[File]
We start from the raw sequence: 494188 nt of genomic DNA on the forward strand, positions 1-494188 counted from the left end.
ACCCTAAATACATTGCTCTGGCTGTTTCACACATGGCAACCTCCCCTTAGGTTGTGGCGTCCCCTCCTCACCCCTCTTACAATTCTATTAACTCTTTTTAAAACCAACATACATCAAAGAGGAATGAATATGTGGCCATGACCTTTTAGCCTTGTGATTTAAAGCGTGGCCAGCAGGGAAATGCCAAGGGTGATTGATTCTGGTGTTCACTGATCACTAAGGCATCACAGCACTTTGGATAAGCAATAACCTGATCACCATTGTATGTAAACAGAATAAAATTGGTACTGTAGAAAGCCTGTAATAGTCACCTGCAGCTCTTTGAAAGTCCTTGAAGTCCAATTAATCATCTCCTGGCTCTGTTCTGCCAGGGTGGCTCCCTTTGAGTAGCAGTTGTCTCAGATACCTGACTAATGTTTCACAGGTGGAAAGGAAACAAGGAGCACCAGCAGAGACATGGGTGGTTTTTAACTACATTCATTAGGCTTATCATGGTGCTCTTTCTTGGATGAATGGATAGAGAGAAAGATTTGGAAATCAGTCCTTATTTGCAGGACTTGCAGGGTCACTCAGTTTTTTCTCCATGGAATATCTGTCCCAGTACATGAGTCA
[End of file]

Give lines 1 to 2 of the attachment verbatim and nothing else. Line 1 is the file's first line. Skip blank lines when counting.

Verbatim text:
We start from the raw sequence: 494188 nt of genomic DNA on the forward strand, positions 1-494188 counted from the left end.
ACCCTAAATACATTGCTCTGGCTGTTTCACACATGGCAACCTCCCCTTAGGTTGTGGCGTCCCCTCCTCACCCCTCTTACAATTCTATTAACTCTTTTTAAAACCAACATACATCAAAGAGGAATGAATATGTGGCCATGACCTTTTAGCCTTGTGATTTAAAGCGTGGCCAGCAGGGAAATGCCAAGGGTGATTGATTCTGGTGTTCACTGATCACTAAGGCATCACAGCACTTTGGATAAGCAATAACCTGATCACCATTGTATGTAAACAGAATAAAATTGGTACTGTAGAAAGCCTGTAATAGTCACCTGCAGCTCTTTGAAAGTCCTTGAAGTCCAATTAATCATCTCCTGGCTCTGTTCTGCCAGGGTGGCTCCCTTTGAGTAGCAGTTGTCTCAGATACCTGACTAATGTTTCACAGGTGGAAAGGAAACAAGGAGCACCAGCAGAGACATGGGTGGTTTTTAACTACATTCATTAGGCTTATCATGGTGCTCTTTCTTGGATGAATGGATAGAGAGAAAGATTTGGAAATCAGTCCTTATTTGCAGGACTTGCAGGGTCACTCAGTTTTTTCTCCATGGAATATCTGTCCCAGTACATGAGTCA